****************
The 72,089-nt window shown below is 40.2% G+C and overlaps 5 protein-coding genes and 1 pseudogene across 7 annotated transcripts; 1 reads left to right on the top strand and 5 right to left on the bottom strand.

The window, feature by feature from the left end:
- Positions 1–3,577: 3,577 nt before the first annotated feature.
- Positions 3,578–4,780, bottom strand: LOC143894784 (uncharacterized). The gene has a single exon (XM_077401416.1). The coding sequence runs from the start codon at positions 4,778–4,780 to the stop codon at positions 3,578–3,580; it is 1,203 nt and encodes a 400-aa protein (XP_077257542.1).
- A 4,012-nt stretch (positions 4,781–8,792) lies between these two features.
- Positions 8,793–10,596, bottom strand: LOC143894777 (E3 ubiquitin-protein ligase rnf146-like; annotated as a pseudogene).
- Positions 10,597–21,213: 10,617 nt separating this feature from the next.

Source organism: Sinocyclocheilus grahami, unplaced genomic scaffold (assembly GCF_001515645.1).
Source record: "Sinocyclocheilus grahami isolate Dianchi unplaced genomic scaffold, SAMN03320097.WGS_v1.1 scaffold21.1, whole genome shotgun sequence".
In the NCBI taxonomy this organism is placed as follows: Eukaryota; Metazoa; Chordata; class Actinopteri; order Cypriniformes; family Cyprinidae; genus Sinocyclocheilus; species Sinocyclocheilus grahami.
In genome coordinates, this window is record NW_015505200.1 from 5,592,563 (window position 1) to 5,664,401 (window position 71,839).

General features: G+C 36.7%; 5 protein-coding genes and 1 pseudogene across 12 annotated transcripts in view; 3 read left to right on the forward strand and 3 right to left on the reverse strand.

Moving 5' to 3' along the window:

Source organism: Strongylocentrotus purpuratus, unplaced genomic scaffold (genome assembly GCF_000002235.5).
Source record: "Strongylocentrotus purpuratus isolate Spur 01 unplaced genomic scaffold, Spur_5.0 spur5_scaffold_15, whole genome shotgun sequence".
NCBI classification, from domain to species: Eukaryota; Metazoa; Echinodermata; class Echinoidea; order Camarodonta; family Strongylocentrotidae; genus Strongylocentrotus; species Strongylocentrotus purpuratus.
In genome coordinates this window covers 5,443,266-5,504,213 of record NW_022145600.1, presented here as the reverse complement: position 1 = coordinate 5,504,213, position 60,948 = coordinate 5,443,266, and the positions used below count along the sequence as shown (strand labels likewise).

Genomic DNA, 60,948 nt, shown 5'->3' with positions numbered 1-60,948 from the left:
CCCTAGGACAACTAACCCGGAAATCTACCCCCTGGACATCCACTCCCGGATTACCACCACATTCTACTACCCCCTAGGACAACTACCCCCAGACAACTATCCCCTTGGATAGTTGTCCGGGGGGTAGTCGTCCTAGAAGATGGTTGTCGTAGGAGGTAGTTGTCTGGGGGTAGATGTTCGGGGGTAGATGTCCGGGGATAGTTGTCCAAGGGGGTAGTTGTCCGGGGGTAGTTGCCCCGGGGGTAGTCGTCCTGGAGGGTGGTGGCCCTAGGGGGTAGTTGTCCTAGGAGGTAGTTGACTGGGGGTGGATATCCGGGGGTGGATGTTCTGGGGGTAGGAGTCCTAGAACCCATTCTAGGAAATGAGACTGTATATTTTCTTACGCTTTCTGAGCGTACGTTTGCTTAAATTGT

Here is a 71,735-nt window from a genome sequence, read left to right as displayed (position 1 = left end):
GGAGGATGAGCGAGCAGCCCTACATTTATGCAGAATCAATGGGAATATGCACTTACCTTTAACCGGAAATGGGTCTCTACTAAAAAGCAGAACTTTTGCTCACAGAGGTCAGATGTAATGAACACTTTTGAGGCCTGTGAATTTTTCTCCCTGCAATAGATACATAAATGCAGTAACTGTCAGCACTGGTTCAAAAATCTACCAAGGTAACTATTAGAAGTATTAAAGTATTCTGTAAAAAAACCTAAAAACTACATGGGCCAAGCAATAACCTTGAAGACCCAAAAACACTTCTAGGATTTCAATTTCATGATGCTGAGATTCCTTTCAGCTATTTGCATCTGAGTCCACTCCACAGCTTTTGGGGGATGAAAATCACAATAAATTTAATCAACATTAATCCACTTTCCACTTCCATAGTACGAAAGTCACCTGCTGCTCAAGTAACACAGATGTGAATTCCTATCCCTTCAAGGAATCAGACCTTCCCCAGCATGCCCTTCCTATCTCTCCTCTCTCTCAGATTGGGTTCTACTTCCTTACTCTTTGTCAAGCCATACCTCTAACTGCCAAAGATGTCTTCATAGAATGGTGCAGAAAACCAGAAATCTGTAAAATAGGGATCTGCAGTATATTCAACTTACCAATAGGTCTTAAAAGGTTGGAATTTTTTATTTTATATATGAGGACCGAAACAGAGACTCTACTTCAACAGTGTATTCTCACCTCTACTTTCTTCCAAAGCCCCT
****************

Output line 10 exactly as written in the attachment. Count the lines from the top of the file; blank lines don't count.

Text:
In the NCBI taxonomy this organism is placed as follows: Eukaryota; Metazoa; Chordata; class Actinopteri; order Cypriniformes; family Cyprinidae; genus Sinocyclocheilus; species Sinocyclocheilus grahami.